Metering Mode. I tend to use Matrix/evaluative metering it is usually the most advanced and hands-off metering system on a camera, it usually gives me the required results. I find with spot or centre weighted the exposures can be thrown off if the bird moves erratically.
Burst Mode. This setting also called continuous shooting mode, is when you set your frames per second. Set this as high as you can. On Nikon the required setting is CH. This will enable many frames to be taken consecutively.
Research. If you want to become really good at photographing birds in flight, then you’ll need to study birds. Why? Once you know birds, you can predict their movements. For instance, many birds, especially the larger species like herons or eagles, will relieve themselves just before they fly. Knowing this can give you a split-second warning that translates into a beautiful take-off shot. A lot of this studying will occur while you’re out photographing. Just by watching the birds, by identifying their behavioural habits, by seeing what they do and when they do it, you’ll accumulate plenty of useful knowledge. For instance, did you know that shorebirds tend to run down the beach in a consistent direction? So if you want close-up shots of skittish shorebirds, determine their direction, position yourself down the beach, get on the ground, and wait for them to come to you!
Find a good location. Try and position yourself level with the bird. Shooting up at it or down on it is not as visually pleasing at being on the same level. This is not always possible. But for water birds that take off by running along the water if you lay down and get at the same level as the water then your shots will be more pleasing. For Seabirds – they usually follow similar flight paths when returning to the cliffs, so observe them and position yourself accordingly to get the best possible position.
For birds flying towards you – again it is all about observation. Try and position yourself in a good location where you can see the bird from a distance. Start tracking it as soon as you can see it using the back button focusing mentioned earlier and then as it becomes bigger in the viewfinder start shooting.
The most Important Tip
Practice. It really is a case of putting the time in to perfect everything. Experiment. The above settings are only a guide. They work for me. But find your comfort zone. Find what works for you. It has taken me many years to find what works and what I am comfortable with. The best place to practice is local to you. Any area of water nearby that has seagulls for example is perfect. Gulls are great subjects to practice with. They fly fast, slow, erratically, they can take off from anywhere and are very common.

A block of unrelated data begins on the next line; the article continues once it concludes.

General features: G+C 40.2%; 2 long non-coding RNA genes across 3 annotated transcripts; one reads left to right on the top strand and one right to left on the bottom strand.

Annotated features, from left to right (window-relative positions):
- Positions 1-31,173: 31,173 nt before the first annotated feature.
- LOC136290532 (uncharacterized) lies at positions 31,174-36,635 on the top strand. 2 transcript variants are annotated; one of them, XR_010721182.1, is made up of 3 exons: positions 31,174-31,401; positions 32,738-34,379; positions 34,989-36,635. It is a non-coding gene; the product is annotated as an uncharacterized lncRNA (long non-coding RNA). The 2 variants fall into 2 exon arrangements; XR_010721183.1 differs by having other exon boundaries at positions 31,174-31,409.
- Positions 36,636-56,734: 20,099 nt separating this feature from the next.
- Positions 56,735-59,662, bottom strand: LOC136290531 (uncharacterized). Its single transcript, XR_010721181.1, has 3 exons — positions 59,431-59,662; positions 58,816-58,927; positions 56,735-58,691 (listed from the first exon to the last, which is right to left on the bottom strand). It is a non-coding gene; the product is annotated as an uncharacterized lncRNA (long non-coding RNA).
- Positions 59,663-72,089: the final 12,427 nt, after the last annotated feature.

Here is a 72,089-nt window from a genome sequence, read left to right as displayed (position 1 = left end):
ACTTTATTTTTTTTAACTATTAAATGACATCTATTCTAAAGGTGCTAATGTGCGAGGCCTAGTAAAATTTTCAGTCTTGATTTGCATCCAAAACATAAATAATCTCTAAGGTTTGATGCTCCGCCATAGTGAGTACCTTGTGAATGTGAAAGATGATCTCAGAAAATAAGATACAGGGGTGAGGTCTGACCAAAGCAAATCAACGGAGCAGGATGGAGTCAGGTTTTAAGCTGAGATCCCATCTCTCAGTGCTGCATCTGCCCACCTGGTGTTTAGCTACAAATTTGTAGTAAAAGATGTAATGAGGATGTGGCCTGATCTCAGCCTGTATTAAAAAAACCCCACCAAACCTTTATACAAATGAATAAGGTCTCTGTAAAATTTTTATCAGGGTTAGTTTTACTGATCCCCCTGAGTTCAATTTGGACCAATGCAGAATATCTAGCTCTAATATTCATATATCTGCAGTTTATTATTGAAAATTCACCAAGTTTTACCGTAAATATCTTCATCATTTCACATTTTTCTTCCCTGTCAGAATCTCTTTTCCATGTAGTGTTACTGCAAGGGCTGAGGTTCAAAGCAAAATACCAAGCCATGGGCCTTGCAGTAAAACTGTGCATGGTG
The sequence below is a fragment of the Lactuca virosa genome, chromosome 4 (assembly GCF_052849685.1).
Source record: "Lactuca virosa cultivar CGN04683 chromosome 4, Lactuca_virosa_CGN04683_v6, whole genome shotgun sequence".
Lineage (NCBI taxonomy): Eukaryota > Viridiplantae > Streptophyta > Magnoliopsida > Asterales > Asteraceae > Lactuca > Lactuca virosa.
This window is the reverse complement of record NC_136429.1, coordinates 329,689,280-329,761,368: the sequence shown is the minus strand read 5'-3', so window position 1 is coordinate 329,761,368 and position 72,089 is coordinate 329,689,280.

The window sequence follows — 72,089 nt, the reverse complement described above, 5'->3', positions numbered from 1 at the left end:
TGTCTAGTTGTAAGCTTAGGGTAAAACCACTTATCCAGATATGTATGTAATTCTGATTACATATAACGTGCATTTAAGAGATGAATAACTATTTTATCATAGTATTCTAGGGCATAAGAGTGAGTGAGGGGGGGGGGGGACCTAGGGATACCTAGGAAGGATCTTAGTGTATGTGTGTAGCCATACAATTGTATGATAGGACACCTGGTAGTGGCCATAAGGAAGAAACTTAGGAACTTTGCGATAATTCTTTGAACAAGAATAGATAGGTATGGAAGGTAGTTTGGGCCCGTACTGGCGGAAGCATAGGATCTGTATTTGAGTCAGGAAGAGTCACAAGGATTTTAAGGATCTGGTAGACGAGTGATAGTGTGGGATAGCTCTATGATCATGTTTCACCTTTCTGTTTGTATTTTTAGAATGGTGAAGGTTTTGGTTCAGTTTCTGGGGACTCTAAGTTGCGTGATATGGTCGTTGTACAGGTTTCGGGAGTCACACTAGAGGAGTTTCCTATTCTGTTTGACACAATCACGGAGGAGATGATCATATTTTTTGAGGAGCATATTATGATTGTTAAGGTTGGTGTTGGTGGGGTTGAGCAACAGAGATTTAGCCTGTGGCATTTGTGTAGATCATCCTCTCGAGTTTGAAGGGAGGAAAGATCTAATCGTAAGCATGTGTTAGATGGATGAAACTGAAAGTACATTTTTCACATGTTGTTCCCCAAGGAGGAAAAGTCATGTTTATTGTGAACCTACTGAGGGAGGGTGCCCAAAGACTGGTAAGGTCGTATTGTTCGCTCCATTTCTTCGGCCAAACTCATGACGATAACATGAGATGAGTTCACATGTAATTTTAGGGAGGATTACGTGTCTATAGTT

For example. Years ago, I went on a boat trip in Scotland to photograph White tailed sea eagles taking fish from the side of the boat. I messed up every shot. They were all out of focus or incorrectly exposed. So I returned home, rebooked the trip for 2 months later and spent every Saturday for the next 2 months at my local park photographing gulls and cormorants. Week by week I improved my technique and mastered my settings. The next time I photographed the eagles I achieved a very high success rate.
After you have mastered the basics. Try something different. Try slow shutter speeds. Try Panning. Go out in the rain or snow and try different more dramatic compositions. Look at backgrounds. What will make a better shot. Then position yourself there to make the best of your images.
I shoot with Nikon. Currently the D850 but the above can be applied to all camera makes and models.
I run one on one coaching and tutorials in the Glasgow area. I offer support and help to get the best out of your camera for birds in flight.
If this is of interest then please get in touch.